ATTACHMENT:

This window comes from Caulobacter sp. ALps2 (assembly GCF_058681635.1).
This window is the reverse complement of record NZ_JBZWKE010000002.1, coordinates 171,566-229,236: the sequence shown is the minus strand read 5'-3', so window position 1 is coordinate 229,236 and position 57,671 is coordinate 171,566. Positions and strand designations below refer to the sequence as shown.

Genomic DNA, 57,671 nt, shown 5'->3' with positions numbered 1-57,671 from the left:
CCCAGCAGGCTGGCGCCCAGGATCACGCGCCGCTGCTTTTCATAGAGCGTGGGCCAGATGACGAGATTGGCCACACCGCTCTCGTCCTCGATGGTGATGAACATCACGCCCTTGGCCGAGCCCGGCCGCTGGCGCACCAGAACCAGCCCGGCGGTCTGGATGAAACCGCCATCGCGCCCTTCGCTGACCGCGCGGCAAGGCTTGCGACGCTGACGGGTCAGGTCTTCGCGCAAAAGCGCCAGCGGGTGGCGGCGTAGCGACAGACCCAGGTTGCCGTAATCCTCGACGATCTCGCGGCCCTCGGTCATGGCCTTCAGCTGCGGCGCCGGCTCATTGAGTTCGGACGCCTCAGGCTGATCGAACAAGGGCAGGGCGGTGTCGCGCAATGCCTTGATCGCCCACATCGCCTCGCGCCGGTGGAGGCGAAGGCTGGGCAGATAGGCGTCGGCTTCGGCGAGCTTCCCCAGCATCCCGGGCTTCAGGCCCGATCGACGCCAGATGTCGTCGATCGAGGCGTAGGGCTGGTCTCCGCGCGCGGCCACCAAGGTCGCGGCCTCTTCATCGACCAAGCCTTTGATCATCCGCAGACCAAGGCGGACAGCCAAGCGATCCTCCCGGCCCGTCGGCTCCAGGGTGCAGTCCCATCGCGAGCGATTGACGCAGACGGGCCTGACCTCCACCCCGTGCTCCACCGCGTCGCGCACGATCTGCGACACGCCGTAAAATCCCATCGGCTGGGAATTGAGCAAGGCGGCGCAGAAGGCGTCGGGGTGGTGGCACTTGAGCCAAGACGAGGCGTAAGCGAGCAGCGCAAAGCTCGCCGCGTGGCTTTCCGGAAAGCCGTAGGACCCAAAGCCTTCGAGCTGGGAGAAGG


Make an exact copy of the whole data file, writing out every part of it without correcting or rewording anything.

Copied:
This window comes from Caulobacter sp. ALps2 (assembly GCF_058681635.1).
This window is the reverse complement of record NZ_JBZWKE010000002.1, coordinates 171,566-229,236: the sequence shown is the minus strand read 5'-3', so window position 1 is coordinate 229,236 and position 57,671 is coordinate 171,566. Positions and strand designations below refer to the sequence as shown.

Genomic DNA, 57,671 nt, shown 5'->3' with positions numbered 1-57,671 from the left:
CCCAGCAGGCTGGCGCCCAGGATCACGCGCCGCTGCTTTTCATAGAGCGTGGGCCAGATGACGAGATTGGCCACACCGCTCTCGTCCTCGATGGTGATGAACATCACGCCCTTGGCCGAGCCCGGCCGCTGGCGCACCAGAACCAGCCCGGCGGTCTGGATGAAACCGCCATCGCGCCCTTCGCTGACCGCGCGGCAAGGCTTGCGACGCTGACGGGTCAGGTCTTCGCGCAAAAGCGCCAGCGGGTGGCGGCGTAGCGACAGACCCAGGTTGCCGTAATCCTCGACGATCTCGCGGCCCTCGGTCATGGCCTTCAGCTGCGGCGCCGGCTCATTGAGTTCGGACGCCTCAGGCTGATCGAACAAGGGCAGGGCGGTGTCGCGCAATGCCTTGATCGCCCACATCGCCTCGCGCCGGTGGAGGCGAAGGCTGGGCAGATAGGCGTCGGCTTCGGCGAGCTTCCCCAGCATCCCGGGCTTCAGGCCCGATCGACGCCAGATGTCGTCGATCGAGGCGTAGGGCTGGTCTCCGCGCGCGGCCACCAAGGTCGCGGCCTCTTCATCGACCAAGCCTTTGATCATCCGCAGACCAAGGCGGACAGCCAAGCGATCCTCCCGGCCCGTCGGCTCCAGGGTGCAGTCCCATCGCGAGCGATTGACGCAGACGGGCCTGACCTCCACCCCGTGCTCCACCGCGTCGCGCACGATCTGCGACACGCCGTAAAATCCCATCGGCTGGGAATTGAGCAAGGCGGCGCAGAAGGCGTCGGGGTGGTGGCACTTGAGCCAAGACGAGGCGTAAGCGAGCAGCGCAAAGCTCGCCGCGTGGCTTTCCGGAAAGCCGTAGGACCCAAAGCCTTCGAGCTGGGAGAAGG